Tuesday, September 3, 2019
Post Oak - Quercus stellata
The Post Oak - Quercus stellata is a deciduous tree that is 32 - 65 feet tall. It grows in an upright erect fashion with generally a single trunk. The crown grows in a rounded form, spreading and ascending, openly branched with a somewhat gnarled appearance. It is native and typically occurs in dry, upland, sandy or gravelly woods, or in dry, mixed deciduous forests from 0-1500 m. The Post Oak can be found from Massachusetts to Iowa in the North and Florida and Texas in the South. The Post Oak has a very high wildlife value, it's acorns provide high energy winter food for Wild Turkey, Whitetail Deer, Squirrels and other small woodland rodents. The trunk cavities provide good nesting sites for birds and small mammals. The leaves, buds and acorns are however toxic to cattle, sheep and goats.
Image Citation: Chris Evans, University of Illinois, Bugwood.org
The Post Oak is most easily identified by its cross shaped leaves with rectangular lobes. The leaves are alternate, simple and vary in size, they are U shaped or tapered at the bases. The upper leaf surfaces are lustrous, dark green and have the texture of a fine grained sand paper. The fruit is an acorn with a cup ranging in size from 7-18 mm deep, this cup encases 1/3 - 2/3 of the nut. The acorns are generally a light brown in color and are egg shaped or rounded. The bark is grayish in color, dull, irregularly furrowed and moderately scaly. The buds are a reddish brown in color and egg shaped or rounded.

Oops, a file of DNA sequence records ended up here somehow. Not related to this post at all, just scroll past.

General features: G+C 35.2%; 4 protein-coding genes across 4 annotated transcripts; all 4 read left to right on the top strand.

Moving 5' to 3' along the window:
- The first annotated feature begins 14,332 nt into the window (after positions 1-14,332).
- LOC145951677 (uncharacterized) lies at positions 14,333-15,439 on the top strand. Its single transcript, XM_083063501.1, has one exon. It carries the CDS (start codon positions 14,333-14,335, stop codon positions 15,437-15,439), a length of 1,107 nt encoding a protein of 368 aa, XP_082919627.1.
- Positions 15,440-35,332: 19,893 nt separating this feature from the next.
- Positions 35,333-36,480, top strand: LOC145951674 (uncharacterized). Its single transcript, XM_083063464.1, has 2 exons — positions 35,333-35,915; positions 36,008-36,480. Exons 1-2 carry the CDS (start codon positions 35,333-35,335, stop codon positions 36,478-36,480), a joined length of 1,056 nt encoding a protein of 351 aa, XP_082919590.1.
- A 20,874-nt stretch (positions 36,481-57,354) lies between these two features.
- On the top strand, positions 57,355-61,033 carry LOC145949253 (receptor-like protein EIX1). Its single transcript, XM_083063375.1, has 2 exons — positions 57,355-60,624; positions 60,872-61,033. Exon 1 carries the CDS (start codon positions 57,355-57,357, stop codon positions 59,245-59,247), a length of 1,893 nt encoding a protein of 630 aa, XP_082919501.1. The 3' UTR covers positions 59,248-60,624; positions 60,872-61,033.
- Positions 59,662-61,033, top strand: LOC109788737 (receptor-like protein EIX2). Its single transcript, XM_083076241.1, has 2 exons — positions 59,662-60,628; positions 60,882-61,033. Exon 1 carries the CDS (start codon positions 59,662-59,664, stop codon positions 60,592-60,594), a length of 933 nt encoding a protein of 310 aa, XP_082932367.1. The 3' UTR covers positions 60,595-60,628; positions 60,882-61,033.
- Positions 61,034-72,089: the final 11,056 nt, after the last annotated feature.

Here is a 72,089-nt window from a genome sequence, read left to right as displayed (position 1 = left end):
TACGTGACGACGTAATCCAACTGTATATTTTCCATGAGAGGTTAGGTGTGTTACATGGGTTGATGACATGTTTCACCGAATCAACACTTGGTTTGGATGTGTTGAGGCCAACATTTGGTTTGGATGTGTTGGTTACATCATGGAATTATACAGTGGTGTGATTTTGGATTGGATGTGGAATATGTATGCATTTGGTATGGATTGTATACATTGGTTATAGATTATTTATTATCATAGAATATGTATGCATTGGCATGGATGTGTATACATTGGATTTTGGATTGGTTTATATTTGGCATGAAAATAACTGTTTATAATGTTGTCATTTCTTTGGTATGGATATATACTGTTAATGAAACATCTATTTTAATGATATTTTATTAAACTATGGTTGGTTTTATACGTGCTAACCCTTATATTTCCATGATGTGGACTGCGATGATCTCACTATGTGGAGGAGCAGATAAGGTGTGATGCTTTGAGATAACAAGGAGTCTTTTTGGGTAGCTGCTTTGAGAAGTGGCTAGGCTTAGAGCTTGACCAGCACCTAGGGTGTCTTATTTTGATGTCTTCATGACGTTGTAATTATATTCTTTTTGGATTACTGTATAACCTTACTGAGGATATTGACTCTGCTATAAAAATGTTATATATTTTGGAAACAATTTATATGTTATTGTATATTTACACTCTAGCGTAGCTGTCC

Image Citation: Franklin Bonner, USFS (ret.), Bugwood.org
Image Citation: Vern Wilkins, Indiana University, Bugwood.org
The Post Oak can be planted anywhere in hardiness zones 6-9 (about half of the United States), though it is not Native to all of these areas. The branches of the trees begin to droop with age and will require pruning/elevation to maintain clearance for traffic and pedestrians below. The Post Oak will require minimal pruning in order to develop a strong structure. It prefers full sun, and has a high tolerance to drought and various soil conditions. The wood is often marketed as White Oak when sold as firewood.